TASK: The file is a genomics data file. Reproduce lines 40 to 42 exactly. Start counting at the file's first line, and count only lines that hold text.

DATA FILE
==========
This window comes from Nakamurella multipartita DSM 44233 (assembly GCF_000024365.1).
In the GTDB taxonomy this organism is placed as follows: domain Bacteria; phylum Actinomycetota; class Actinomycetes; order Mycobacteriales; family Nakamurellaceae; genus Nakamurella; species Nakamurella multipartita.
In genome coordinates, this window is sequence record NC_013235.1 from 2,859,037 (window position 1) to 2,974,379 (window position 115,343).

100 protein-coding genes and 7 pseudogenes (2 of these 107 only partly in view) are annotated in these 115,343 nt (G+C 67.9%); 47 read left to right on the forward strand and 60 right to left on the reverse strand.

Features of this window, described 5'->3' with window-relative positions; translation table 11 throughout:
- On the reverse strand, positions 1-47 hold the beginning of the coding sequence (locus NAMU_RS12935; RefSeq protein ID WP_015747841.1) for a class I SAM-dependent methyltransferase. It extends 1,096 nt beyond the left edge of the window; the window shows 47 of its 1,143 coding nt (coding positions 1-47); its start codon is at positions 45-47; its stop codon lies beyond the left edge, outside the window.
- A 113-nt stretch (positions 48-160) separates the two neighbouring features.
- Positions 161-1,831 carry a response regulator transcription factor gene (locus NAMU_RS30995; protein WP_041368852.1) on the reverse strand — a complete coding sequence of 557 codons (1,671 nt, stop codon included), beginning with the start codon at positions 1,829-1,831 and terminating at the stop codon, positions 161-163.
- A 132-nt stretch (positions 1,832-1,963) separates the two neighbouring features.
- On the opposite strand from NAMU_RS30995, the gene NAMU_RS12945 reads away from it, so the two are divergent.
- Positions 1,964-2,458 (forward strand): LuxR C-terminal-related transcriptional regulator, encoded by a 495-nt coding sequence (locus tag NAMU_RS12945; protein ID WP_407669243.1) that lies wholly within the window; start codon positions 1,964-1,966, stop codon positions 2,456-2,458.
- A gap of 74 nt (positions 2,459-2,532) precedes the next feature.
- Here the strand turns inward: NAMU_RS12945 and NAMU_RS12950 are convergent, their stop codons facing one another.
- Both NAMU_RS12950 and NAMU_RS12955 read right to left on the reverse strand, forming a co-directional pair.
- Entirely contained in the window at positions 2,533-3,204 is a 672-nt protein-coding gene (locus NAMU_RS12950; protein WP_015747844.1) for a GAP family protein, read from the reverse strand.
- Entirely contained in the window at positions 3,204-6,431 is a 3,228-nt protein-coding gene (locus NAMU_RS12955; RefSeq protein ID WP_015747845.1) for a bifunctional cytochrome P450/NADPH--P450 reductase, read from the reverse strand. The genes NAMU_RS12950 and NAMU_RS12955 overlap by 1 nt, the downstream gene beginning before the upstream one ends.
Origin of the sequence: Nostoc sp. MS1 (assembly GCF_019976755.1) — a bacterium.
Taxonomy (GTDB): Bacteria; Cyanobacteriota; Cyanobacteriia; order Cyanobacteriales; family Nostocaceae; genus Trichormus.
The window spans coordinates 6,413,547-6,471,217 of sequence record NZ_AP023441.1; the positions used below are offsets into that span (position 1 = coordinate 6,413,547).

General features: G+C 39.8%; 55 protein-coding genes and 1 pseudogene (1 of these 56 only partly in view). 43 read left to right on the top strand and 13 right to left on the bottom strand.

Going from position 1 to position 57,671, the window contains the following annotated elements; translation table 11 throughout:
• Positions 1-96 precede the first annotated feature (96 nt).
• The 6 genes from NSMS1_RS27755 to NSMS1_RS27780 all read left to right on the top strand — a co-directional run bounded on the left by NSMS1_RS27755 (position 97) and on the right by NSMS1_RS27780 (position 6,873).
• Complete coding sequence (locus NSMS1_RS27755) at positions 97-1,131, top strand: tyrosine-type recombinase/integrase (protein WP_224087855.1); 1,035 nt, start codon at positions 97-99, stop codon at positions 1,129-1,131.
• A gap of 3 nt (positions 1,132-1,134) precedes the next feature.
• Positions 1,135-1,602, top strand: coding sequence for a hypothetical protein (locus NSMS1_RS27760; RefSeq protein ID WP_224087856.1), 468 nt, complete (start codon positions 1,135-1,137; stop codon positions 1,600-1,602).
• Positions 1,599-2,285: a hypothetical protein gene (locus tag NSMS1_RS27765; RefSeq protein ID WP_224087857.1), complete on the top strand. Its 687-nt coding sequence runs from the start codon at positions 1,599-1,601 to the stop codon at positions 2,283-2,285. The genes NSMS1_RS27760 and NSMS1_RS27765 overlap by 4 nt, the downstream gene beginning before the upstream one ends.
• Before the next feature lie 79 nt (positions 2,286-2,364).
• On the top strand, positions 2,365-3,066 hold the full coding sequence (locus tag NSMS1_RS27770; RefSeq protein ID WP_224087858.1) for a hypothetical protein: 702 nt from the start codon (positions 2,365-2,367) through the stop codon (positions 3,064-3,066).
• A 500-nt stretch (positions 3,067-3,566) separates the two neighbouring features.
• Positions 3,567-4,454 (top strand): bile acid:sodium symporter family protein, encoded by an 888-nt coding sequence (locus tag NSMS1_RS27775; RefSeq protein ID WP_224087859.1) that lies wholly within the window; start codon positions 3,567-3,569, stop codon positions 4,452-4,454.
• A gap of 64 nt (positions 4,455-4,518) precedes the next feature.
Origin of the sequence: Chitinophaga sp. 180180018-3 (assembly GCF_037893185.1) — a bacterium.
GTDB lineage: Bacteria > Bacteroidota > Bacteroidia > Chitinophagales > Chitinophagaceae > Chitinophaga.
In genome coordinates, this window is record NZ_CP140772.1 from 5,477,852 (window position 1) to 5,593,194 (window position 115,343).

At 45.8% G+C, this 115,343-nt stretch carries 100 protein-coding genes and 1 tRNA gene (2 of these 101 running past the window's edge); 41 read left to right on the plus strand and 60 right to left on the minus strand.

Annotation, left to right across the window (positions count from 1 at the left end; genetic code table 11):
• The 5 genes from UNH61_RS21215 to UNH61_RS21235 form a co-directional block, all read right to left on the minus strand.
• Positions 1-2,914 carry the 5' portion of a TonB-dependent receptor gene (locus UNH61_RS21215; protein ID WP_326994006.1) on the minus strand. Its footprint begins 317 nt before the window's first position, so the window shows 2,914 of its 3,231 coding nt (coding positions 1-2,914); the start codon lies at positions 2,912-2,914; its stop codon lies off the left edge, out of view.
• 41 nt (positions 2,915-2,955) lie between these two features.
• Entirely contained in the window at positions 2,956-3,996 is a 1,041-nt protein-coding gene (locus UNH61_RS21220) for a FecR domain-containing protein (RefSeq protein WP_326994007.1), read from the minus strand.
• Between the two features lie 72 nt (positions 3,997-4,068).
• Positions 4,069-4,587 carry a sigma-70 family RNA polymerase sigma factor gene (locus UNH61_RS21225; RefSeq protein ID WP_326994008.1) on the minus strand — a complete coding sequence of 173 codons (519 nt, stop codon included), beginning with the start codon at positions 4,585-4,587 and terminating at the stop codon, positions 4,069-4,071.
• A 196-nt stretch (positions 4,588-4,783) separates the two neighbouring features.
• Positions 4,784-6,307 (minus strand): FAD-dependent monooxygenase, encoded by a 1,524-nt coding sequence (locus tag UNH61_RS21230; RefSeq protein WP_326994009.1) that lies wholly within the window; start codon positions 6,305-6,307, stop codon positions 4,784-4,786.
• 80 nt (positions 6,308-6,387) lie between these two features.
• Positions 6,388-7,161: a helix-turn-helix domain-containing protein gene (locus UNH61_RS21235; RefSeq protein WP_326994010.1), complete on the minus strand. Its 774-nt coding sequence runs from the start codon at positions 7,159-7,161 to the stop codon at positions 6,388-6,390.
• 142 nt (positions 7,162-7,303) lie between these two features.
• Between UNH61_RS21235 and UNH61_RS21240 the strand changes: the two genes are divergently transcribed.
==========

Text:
• 41 nt (positions 2,915-2,955) lie between these two features.
• Entirely contained in the window at positions 2,956-3,996 is a 1,041-nt protein-coding gene (locus UNH61_RS21220) for a FecR domain-containing protein (RefSeq protein WP_326994007.1), read from the minus strand.
• Between the two features lie 72 nt (positions 3,997-4,068).